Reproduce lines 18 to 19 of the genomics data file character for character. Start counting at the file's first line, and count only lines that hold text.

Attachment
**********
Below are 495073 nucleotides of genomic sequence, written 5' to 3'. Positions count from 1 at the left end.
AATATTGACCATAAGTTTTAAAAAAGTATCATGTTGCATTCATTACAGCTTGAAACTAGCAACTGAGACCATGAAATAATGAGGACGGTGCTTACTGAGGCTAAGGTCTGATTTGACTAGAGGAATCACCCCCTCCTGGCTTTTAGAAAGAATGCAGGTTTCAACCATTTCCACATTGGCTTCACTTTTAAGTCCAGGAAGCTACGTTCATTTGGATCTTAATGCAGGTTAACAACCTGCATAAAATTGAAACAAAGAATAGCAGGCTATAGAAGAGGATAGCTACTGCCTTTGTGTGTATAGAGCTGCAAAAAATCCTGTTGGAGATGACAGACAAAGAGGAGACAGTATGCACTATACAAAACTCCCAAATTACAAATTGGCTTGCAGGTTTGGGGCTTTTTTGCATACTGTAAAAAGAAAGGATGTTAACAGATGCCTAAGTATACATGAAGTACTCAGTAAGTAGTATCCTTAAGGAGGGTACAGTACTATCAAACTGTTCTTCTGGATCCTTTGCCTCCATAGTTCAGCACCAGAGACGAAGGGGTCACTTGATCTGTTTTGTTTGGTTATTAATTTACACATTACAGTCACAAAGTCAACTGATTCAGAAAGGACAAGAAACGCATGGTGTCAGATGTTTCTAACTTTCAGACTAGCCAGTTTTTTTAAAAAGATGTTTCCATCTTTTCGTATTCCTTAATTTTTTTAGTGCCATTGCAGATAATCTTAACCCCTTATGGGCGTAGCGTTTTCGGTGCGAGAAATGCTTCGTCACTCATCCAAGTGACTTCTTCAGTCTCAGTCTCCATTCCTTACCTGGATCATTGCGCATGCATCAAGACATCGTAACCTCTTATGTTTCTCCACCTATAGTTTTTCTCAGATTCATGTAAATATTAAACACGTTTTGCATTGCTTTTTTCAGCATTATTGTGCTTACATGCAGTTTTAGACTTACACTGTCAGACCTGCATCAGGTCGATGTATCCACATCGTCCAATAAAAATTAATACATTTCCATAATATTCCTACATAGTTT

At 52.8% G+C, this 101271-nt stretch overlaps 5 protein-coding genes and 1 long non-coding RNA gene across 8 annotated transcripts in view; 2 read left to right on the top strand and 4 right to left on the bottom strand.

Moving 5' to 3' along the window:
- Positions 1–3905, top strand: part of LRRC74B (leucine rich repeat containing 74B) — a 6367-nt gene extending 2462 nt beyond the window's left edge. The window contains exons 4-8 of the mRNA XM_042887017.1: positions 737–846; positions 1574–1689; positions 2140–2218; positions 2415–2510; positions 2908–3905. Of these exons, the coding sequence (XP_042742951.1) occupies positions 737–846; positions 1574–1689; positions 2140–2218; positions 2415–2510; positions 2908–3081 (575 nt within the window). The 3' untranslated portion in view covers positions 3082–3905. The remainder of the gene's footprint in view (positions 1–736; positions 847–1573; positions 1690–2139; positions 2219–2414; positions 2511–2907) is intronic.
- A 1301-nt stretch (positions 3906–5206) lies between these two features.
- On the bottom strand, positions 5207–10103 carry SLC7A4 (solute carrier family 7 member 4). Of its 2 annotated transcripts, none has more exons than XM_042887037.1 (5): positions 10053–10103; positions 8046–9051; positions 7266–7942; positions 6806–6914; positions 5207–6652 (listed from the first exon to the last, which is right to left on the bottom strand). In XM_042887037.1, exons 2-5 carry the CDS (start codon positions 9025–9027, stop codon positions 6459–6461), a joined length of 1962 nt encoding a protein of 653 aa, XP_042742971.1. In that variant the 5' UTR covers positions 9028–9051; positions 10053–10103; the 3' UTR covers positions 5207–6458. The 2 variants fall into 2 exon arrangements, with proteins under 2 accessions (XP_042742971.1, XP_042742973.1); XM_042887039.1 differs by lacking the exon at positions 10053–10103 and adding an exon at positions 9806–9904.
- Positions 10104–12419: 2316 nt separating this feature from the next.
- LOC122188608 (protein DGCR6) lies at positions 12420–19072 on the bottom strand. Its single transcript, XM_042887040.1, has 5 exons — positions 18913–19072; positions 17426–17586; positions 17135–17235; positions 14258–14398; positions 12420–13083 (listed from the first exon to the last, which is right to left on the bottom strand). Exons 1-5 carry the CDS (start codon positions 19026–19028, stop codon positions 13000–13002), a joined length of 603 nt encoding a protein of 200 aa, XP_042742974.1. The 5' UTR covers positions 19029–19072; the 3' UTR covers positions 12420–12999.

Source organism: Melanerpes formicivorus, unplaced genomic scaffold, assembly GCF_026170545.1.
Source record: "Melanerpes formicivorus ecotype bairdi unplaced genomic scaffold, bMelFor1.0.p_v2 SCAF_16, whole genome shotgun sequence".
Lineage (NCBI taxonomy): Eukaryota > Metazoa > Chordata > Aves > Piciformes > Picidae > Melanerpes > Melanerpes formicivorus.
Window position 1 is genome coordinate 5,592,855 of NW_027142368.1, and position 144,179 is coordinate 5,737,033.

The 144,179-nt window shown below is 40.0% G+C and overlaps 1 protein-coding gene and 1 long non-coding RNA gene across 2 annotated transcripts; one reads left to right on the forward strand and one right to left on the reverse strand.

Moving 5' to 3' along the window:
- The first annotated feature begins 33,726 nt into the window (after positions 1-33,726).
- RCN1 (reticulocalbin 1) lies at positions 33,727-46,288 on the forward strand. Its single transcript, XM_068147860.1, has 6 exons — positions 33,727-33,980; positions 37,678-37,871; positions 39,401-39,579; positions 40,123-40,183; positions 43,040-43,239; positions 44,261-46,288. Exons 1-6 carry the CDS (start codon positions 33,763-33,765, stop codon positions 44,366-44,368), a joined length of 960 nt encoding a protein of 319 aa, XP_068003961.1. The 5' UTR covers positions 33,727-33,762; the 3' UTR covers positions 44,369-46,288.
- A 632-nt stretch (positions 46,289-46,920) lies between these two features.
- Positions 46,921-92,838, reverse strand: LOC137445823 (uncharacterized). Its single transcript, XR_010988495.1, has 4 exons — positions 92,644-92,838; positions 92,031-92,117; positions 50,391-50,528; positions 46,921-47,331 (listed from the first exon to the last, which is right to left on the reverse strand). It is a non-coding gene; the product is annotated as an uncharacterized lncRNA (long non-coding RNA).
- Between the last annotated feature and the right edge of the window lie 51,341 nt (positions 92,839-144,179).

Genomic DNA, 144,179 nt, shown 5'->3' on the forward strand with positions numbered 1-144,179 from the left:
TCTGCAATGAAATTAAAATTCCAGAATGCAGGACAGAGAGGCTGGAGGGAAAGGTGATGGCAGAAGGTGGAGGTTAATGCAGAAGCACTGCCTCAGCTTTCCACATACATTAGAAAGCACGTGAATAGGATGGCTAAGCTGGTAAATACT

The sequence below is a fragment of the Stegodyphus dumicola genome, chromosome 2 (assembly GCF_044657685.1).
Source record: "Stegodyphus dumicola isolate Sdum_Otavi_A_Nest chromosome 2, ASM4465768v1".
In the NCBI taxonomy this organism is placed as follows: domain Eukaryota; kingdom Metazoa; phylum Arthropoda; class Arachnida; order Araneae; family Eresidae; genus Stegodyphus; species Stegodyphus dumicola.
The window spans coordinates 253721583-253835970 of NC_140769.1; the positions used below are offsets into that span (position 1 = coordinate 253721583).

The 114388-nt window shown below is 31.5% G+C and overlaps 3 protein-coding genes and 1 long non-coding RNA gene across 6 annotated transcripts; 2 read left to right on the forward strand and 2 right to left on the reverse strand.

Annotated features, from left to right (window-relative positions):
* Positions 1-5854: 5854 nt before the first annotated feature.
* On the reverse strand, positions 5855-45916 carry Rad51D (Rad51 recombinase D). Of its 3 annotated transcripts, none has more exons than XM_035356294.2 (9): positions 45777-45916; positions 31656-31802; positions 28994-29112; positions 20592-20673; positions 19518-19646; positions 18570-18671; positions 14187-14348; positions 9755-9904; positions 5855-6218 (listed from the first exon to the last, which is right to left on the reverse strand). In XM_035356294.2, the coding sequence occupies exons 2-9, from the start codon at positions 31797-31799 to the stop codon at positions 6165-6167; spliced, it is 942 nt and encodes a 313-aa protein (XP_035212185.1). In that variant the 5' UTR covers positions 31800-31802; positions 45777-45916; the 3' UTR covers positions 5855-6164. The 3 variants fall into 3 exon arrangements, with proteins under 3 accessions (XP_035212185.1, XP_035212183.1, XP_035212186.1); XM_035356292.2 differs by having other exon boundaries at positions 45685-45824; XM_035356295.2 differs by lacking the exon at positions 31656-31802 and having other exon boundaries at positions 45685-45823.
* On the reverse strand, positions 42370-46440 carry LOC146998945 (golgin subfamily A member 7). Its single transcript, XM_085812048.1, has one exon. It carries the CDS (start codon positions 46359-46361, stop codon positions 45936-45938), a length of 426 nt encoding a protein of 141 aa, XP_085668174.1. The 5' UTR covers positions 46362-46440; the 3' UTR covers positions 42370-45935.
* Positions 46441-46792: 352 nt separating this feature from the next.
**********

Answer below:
- A 632-nt stretch (positions 46,289-46,920) lies between these two features.
- Positions 46,921-92,838, reverse strand: LOC137445823 (uncharacterized). Its single transcript, XR_010988495.1, has 4 exons — positions 92,644-92,838; positions 92,031-92,117; positions 50,391-50,528; positions 46,921-47,331 (listed from the first exon to the last, which is right to left on the reverse strand). It is a non-coding gene; the product is annotated as an uncharacterized lncRNA (long non-coding RNA).